So when Dawkins starts a foundation to remove religions influence and reduce the stigma of atheism, this is not atheism, but atheism plus some other stuff. It is not JUST a fight for reason, for this can be fought by atheists and theists alike, and indeed any ally should be welcome when the goals do not clash, but merge on significant points.

    What is left is that some people think that naming it A+ might be confusing to some, perhaps, but why do you get to decide what people call them selves or their causes? Dawkins has been asked numerous times if he is aware that his being a staunch defender of reason in the Evolution – superstition debate, is not harmed by him being a staunch critic of religion, since the latter gives ammunition for people who want to attack the first.

    Most atheists shrug this of as missing the point, which I think you are doing when you are targeting the A+ crowd. They can name themselves as they damn well please, sniping about what people might think is concern or tone trolling.

  3. You are absolutely 100% correct. Any group can name themselves as they damn please and can mix their messages as they damn please. It’s also their absolute right to do so to the detriment of each of their multiple goals.

  4. So since atheism has no goals, every atheist activist has to mix her message as she see fit.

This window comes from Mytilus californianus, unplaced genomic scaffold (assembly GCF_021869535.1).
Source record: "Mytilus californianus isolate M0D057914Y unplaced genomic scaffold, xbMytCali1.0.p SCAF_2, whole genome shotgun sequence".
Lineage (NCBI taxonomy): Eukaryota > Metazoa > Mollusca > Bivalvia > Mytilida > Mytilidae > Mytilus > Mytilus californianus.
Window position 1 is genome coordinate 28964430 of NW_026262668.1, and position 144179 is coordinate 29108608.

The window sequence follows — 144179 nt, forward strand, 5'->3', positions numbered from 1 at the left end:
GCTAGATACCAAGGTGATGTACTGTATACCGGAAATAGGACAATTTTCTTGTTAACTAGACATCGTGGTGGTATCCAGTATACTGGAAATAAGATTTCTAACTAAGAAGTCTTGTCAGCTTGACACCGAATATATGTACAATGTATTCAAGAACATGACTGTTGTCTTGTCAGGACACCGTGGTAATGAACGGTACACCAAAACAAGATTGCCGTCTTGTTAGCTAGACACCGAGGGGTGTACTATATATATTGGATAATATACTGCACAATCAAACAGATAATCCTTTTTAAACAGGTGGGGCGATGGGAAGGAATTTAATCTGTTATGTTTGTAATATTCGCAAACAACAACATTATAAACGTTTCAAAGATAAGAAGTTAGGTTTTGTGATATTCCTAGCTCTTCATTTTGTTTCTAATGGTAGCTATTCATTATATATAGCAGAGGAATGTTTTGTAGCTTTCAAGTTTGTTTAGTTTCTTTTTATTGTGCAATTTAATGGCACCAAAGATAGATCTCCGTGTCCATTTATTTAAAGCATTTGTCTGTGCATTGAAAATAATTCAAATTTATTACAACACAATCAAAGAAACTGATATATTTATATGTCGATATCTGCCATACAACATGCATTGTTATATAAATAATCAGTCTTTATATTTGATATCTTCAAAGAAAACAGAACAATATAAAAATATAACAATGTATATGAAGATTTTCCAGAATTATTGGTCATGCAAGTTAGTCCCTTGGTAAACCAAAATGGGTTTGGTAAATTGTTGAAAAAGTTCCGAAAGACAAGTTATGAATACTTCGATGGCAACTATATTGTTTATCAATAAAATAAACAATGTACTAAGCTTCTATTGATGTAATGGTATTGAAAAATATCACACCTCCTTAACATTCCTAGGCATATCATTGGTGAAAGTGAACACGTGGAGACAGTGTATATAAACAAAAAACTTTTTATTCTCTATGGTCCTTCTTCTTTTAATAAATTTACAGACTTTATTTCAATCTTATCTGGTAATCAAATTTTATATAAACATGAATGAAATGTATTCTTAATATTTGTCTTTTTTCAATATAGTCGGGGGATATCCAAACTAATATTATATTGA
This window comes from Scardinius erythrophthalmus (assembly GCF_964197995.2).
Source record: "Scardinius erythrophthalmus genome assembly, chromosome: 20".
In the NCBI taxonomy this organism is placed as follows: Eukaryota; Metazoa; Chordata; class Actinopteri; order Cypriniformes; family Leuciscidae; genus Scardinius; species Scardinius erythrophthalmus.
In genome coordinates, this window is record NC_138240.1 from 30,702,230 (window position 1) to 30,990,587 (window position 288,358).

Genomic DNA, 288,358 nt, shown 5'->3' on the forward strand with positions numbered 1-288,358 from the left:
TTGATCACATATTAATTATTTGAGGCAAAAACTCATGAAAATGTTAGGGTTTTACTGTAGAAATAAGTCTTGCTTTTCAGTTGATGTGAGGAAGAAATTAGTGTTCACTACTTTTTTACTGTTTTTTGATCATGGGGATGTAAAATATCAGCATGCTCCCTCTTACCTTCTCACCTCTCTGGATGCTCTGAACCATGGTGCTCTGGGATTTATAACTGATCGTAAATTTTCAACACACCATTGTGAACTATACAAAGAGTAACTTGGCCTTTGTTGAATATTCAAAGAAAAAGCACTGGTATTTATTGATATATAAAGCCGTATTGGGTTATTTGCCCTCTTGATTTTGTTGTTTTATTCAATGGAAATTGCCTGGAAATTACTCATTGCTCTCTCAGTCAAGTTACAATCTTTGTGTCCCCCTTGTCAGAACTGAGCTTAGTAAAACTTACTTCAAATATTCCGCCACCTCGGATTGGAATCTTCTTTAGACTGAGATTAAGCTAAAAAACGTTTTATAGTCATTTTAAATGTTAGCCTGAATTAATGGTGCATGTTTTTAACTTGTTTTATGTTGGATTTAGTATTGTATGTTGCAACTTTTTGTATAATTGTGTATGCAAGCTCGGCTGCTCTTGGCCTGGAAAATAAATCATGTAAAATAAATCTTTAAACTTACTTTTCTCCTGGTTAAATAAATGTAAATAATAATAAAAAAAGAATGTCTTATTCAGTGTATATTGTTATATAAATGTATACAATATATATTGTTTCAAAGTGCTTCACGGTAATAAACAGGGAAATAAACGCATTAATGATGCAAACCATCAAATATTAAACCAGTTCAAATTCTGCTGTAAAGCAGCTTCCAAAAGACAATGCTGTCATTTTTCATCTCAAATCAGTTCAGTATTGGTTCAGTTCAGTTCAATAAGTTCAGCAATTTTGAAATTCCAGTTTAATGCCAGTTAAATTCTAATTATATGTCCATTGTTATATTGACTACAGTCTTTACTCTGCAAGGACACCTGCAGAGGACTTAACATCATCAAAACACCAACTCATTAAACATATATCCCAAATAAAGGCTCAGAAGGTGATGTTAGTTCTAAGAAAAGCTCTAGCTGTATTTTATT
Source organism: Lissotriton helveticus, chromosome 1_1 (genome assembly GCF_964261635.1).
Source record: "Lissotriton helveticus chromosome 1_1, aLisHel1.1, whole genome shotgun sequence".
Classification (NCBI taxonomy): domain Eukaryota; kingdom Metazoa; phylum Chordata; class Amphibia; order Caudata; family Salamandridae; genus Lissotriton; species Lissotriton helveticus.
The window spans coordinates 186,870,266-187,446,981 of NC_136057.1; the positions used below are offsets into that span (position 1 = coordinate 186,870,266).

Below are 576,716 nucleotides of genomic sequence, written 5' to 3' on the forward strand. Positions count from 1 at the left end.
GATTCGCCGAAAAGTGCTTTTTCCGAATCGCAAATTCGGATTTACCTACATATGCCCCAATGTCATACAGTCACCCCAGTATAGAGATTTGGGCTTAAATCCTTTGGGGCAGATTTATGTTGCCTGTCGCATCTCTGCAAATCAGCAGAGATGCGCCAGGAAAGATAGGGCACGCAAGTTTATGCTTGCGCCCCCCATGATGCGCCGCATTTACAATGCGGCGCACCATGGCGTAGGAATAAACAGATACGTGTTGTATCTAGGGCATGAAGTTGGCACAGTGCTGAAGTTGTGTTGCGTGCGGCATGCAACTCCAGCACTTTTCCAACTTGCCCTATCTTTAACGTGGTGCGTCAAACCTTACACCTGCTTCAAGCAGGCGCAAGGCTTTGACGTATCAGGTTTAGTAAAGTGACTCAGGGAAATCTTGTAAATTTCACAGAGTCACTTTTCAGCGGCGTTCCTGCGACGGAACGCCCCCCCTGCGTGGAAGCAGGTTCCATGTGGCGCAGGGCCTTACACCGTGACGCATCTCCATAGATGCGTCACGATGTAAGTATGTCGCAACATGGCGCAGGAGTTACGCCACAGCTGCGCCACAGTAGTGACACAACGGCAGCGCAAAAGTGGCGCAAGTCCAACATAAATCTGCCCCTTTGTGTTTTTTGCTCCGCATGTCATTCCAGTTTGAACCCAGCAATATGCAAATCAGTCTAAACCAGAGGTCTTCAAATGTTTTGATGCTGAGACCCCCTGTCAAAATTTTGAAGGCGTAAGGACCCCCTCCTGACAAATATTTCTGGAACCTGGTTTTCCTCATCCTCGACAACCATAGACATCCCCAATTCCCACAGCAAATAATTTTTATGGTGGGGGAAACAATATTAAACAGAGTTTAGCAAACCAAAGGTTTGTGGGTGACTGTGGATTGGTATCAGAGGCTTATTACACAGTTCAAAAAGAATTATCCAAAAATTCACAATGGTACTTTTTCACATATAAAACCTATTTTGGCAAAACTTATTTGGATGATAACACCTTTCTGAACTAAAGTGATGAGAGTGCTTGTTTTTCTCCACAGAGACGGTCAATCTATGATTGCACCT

What is you evidence that making a point of the fact that you want something besides spreading the tide that god might not exist is bad?

    A+ is atheism plus secularism, is that acceptable to you? Apparently feminism is of the table – so have you scolded Dawkins for talking about the plight of women under muslim fundementalism. Is he allowed to mix the pure message of atheism with regards for the fate of actual, you know, humans?

    Since atheism does not entail regard for basic human decency, where is the outcry when Hitchens got mad a Rabbi for making fun of circumcision. How can people berate others as social justice warriors, as if that is something bad, and still act like they actually care about other people – if we are not allowed to mix the message of atheism – we do not believe in dogs – with social justice, such as seperation of church and state – opposition to racism and sexism, whether the root source is religious or prejudices formed in other ways?

  5. At a Fiat dealer, the salesman doesn’t mention his political views. He doesn’t say, “I’m a Trotsky socialist bent on changing the world, and I’d like to show you a Fiat.” To do so would almost certainly reduce his chances of making a sale. Later that day, when the same guy speaks at a political meeting, he doesn’t talk about his passion for small Italian cars. In each case, his focus is on his goal of the moment with no mention of his other goals in life. He doesn’t mix his messages.

    Now, if you can, please generalize on that.

  6. I liked the fedora. I often picture atheists as slinging a fedora onto themselves. It fits the iage they’ve been cultivating of complaining about seeing religious stuff very well. It’s a form of insanity like a person shouting about how unicorns are ruining their country,